Leonard Cohen was famously uninterested in dissecting his poems and songs, preferring fans to come at his work in a way that meant something to them on a personal level. That was driven home repeatedly over a career that spanned seven decades, and saw the Canadian poet revered by everyone from Elvis Costello and Lana Del Ray to Nick Cave and Kurt Cobain. To really understand Cohen’s philosophy, think about the lyrics, “Listen to the mind of God/Don’t listen to me,” found in one of his last works, “Listen To the Hummingbird”. The messaging is clear: take my art as inspiration, not as gospel.
That made Steven Charles’ approach to Cohen’s music entirely fitting when, a decade ago, he sat down to interpret the Canadian icon’s songs for the musical Chelsea Hotel: The Songs of Leonard Cohen.
“It’s a bit like something from a circus—magical, weird, all reharmonized with interesting instrumentation,” the multi-talented Vancouver music and theatre veteran says. “I was actually on tour in England with a company, and there was no internet. I was staying in this little motel, kind of like the character of The Writer in Chelsea Hotel. I wrote most of the arrangements there by myself, kind of the way Chelsea Hotel is built around this writer who’s stuck in a hotel room.”
Looking back, that moment was a blessing—one of those times when artistic inspiration arrives out of nowhere like a gift to be grabbed from the cosmos.
“It was really useful—you know how you’re kind of by yourself and doing a creative thing, and it can get a little bit weird?” Charles asks. “Like there’s no interacting with people—it’s just you. That happened. I look back now and go, ‘Whoa—what was I thinking about those reharmonizations or whatever?’ But somehow it kind of all holds together.”
First mounted at the Firehall in 2012, Chelsea Hotel: The Songs of Leonard Cohen became an instant hit, eventually making its way across Canada as a touring production. Created by director-choreographer Tracey Power with musical direction by Charles, the show is set in the fabled 12-storey New York City landmark that’s served as a base for creatives ranging from Bob Dylan and Arthur Miller to Sid Vicious and Patti Smith.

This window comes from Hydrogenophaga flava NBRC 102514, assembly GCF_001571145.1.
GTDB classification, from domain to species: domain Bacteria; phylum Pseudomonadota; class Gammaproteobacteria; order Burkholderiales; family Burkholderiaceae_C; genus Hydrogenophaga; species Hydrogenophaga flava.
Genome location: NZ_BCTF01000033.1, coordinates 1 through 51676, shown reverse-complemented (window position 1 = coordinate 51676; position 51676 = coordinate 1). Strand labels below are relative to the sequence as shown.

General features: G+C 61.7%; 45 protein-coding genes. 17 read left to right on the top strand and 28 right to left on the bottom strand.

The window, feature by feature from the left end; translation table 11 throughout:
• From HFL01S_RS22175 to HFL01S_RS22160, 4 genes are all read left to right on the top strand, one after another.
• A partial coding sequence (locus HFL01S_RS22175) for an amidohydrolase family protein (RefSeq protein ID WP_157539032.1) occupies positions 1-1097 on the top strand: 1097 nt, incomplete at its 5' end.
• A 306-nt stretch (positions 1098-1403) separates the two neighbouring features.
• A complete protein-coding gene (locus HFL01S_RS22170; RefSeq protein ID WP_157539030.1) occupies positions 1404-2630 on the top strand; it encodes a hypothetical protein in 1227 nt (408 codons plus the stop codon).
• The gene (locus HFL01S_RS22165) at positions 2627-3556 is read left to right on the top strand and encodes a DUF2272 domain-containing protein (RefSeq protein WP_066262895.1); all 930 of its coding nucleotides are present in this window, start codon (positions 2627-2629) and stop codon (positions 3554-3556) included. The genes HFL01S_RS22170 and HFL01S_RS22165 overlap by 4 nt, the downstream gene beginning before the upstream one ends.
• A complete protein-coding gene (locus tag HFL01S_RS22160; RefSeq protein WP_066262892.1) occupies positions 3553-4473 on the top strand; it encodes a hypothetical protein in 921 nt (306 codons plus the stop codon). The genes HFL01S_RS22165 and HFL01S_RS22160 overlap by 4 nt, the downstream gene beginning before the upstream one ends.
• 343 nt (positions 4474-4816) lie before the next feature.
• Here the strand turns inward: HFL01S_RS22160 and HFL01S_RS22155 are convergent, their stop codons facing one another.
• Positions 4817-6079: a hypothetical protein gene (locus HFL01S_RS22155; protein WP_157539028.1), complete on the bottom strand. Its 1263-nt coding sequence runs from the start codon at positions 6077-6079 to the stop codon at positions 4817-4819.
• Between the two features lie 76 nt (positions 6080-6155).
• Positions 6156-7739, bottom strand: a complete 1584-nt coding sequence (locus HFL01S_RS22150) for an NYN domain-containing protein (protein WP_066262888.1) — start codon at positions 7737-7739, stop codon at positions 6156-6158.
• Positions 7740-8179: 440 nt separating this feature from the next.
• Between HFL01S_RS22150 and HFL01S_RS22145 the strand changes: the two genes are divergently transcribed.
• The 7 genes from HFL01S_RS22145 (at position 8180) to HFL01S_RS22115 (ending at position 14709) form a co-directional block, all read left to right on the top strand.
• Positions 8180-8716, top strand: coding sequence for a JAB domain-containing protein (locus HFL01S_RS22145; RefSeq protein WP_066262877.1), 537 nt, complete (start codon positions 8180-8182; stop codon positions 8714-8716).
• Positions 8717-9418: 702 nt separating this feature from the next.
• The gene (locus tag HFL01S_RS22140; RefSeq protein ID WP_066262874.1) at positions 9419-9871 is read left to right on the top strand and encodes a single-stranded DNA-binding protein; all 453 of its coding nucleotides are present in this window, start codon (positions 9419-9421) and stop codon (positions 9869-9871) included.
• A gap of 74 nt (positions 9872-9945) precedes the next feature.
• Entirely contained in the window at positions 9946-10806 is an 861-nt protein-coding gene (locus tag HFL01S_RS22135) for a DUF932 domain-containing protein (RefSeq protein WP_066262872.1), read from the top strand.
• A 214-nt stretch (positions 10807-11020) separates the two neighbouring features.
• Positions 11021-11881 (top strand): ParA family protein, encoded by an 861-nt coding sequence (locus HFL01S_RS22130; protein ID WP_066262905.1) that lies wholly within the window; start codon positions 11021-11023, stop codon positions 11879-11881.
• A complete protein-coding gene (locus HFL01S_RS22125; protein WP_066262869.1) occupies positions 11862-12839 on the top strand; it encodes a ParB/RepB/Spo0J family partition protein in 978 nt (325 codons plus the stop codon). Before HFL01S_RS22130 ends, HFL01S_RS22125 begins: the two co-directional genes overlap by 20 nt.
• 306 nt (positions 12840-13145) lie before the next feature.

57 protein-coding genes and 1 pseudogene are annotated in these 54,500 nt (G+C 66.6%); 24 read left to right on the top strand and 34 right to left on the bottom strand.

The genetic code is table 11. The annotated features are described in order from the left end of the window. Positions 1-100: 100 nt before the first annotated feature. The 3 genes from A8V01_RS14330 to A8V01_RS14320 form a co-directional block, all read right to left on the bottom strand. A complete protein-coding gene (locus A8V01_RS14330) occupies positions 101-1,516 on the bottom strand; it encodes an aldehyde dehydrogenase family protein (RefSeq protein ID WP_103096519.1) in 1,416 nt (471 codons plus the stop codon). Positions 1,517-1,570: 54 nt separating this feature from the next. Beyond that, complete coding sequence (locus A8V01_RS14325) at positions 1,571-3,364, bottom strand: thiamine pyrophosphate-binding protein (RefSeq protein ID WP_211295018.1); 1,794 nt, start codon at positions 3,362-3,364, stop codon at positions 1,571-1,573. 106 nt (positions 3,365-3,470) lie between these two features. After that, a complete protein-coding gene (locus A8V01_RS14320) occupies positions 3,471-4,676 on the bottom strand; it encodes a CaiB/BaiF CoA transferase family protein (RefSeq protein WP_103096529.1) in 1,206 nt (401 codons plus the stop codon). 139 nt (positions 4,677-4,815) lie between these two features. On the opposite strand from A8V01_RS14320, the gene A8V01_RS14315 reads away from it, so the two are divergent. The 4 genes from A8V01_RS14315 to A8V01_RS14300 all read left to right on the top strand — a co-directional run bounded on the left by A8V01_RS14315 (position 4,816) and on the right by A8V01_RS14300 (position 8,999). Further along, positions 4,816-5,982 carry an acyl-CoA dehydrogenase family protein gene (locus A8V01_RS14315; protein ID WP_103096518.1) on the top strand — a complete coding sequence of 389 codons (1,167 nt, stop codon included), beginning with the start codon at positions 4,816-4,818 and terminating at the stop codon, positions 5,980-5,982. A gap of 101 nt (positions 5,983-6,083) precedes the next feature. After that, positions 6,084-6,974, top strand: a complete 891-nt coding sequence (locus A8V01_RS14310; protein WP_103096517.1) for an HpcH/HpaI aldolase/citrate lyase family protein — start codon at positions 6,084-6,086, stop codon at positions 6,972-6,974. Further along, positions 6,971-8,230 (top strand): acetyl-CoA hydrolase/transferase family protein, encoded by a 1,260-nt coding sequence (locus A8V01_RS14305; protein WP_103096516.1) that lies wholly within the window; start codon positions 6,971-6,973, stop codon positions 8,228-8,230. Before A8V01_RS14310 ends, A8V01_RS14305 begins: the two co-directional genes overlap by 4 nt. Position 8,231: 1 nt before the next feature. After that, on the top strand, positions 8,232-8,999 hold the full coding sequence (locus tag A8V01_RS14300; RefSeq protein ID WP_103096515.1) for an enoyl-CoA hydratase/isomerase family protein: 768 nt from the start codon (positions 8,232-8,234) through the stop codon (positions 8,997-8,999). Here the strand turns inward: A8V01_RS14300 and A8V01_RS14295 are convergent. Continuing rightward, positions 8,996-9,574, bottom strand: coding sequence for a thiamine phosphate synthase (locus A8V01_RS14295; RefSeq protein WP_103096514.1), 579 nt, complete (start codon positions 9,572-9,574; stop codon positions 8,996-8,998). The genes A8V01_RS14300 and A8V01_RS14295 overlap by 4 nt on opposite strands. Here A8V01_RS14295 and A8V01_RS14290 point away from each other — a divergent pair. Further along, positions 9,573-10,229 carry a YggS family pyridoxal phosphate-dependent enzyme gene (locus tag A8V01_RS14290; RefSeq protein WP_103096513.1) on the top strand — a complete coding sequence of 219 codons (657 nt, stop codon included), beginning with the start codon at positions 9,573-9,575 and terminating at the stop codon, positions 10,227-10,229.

A character named The Writer—later seen amidst a mountain of crumpled paper—checks in during a low point, desperately hoping for a creative spark to turn the wreckage of his love life into song. What follows is a tribute to the power of art—its ability to heal and inspire, on both a micro and macro level. Anchoring things are the songs of Cohen, the production spanning the hits (“Hallelujah”, “Suzanne”, “First We Take Manhattan”) and the deep cuts (“The Guests”, “A Singer Must Die”, “Paper Thin Motel”).
Those who first saw Chelsea Hotel: The Songs of Leonard Cohen a decade ago can expect something a little different this time around, the success of the musical enabling the creative team to create a bigger set and go all in on the costuming. The changes don’t stop there for Charles.
“We’re kind of inhabiting this world of Leonard Cohen,” he says. “As I’ve grown older, I’ve realized you understand his poetry and his songs in new ways. So the show feels more informed and refined. It’s basically the same story, same world, same magic, but maybe, because we’re older now, it somehow means more.”
Like Cohen, Charles is someone whose work moves across different creative worlds. Vancouver music fans know him for projects that include throwback bluegrass revivalists Viper Central and forward-thinking folk fusionists the Fugitives (whose Adrian Glynn stars in Chelsea Hotel). Theatregoers have seen his work as a musical arranger and soundscape creator in productions such as One Hour Photo and Miss Shakespeare.
For Chelsea Hotel, Charles quite rightly took the approach that the world doesn’t need another straight-up rendition of “Hallelujah”. So he set out to reimagine Cohen’s songs, sometimes speeding them up or veering off-kilter in a way that’s been praised as bohemian and carnivalesque. The show’s six performers join him on 15 instruments.
He admits that, when he first began thinking about Cohen’s body of work for Chelsea Hotel, he wasn’t necessarily a fan.
“His recordings sometimes are weird and produced in weird ways—there are stories about his recording sessions where even he didn’t like the production,” Charles says. “Some of his stuff is super cheesy, and he’s got this voice that you have to get used to. Cohen was like that for me. I didn’t really know him or get him before I started working on this.”
The more he immersed himself in the Canadian legend’s world for Chelsea Hotel, though, the more he began to understand the beauty of that world: it can be anything you want it to be.
“Inhabiting his poetry and songs and manifesting them every night, it was like you kind of started to understand his thing,” Charles says. “Now I am a fan. I’ve read a bunch of his books, his biographies and stuff. Maybe it’s prolonged exposure. It’s kind of like reading a book where you don’t quite buy the narrative voice. But then at a certain moment you start to believe it. And then you’re on board.”